Then the probability of you having an alcohol problem is about 95%





If you have answered yes to any of the questions in the CAGE questionnaire, or you are worried about your alcohol consumption, it is strongly advisable to consult an alcohol specialist.

Usually this means making an appointment with an alcohol/addiction counselor and discussing your alcohol consumption with him/her.

If you feel more comfortable with your family doctor then go to them by all means. Most doctors have a good knowledge of alcoholism and its signs. If they think you have a problem they can refer you to a counselor/treatment center.



Do you want to do something about your drinking? If so, there are a number of options open to you.

  1. Attend Alcoholics Anonymous Meetings.Alcoholics Anonymous This is seen by many as the one and only way to get sober. It is effective, but only for a small minority. It is estimated that only 5% of alcohol dependents actually remain sober for three years or more using the 12 steps (the main philosophy behind Alcoholics Anonymous’ approach). However do not discount it until you have tried it. For more on their approach read Stop Drinking Alcohol With AA.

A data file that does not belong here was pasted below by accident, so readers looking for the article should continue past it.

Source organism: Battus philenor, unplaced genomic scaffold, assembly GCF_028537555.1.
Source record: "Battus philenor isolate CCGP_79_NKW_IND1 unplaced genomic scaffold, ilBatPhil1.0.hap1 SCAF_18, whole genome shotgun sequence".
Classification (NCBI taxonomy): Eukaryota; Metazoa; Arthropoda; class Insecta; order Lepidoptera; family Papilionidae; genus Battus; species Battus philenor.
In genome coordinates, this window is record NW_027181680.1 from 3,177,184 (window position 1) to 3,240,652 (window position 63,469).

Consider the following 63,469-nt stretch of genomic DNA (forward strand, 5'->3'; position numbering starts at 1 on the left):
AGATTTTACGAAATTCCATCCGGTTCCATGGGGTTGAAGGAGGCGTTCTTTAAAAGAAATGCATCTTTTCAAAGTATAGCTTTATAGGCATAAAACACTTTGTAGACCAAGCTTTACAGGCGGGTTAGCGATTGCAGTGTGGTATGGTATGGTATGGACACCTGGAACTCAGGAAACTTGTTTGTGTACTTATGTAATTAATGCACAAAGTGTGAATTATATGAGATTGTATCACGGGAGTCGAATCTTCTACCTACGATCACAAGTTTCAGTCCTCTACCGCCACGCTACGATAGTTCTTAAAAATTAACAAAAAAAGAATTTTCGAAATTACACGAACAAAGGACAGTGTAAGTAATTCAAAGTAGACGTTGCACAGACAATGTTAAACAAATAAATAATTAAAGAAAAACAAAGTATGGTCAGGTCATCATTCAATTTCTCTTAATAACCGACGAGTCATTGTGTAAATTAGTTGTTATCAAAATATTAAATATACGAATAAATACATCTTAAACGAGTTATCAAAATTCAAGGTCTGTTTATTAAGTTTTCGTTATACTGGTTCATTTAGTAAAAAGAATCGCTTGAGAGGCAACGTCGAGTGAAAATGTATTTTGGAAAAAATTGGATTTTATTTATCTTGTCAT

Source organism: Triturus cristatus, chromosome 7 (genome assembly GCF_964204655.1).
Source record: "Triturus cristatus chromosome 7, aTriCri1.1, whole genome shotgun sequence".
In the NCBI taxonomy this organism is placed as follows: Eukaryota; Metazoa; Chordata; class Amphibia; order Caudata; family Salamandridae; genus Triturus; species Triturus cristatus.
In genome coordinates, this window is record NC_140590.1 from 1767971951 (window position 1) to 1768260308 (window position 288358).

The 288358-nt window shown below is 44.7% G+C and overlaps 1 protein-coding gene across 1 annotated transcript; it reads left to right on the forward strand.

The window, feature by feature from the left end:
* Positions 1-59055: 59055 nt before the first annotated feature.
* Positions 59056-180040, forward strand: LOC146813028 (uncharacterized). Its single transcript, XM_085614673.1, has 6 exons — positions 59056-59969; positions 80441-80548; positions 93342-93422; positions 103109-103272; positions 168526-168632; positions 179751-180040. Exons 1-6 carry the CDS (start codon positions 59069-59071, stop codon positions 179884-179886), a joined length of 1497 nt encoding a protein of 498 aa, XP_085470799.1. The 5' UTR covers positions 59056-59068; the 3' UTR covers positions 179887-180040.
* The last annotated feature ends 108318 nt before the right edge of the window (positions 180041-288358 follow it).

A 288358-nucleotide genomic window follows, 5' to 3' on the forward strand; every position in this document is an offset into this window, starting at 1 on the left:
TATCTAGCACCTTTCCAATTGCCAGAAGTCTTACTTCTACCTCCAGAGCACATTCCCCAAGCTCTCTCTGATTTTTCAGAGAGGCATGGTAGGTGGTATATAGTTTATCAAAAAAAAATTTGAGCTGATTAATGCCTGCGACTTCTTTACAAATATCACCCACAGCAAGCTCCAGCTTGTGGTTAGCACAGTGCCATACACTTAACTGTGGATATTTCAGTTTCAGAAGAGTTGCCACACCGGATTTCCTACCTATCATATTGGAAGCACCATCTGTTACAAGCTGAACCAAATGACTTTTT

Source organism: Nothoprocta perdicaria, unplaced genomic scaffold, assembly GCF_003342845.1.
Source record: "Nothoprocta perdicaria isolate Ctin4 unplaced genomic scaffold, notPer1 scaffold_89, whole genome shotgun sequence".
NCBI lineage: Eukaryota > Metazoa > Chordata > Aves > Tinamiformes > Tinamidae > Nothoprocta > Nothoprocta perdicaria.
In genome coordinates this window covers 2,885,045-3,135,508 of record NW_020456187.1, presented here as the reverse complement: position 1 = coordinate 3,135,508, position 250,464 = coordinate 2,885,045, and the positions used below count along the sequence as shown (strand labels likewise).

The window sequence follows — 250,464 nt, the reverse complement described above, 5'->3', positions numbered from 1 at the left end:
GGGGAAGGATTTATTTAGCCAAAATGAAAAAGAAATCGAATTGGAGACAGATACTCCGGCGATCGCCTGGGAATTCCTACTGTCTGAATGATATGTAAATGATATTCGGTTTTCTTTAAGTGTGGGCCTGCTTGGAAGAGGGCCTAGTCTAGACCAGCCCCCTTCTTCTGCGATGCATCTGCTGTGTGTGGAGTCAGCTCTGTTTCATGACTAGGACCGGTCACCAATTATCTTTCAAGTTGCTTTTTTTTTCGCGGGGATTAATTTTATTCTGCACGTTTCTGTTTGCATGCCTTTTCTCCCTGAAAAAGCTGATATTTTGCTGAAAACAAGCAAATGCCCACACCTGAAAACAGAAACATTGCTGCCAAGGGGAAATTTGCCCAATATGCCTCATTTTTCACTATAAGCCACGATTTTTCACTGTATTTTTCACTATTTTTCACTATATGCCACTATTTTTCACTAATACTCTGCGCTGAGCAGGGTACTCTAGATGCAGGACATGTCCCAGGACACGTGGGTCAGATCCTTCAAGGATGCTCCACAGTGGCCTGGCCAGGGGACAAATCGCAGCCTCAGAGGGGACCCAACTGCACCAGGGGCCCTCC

2. The Sinclair Method. The Sinclair Method, using the medication Natlrexone, has a far better success rate than AA. It has been shown to be effective in over 78% of cases sinclair method (Read Results with Naltrexone and Nalmefene: Clinical Trials and Reviews for more on research into Naltrexone and its effectiveness when used to combat alcohol dependency). It is interesting that little is known of this method despite it seeming to be the best treatment for alcoholism available, some say that this is due to vested interests in the addiction treatment industry working against any innovation that might damage their business. Go to The Sinclair Method to learn more about this breakthrough.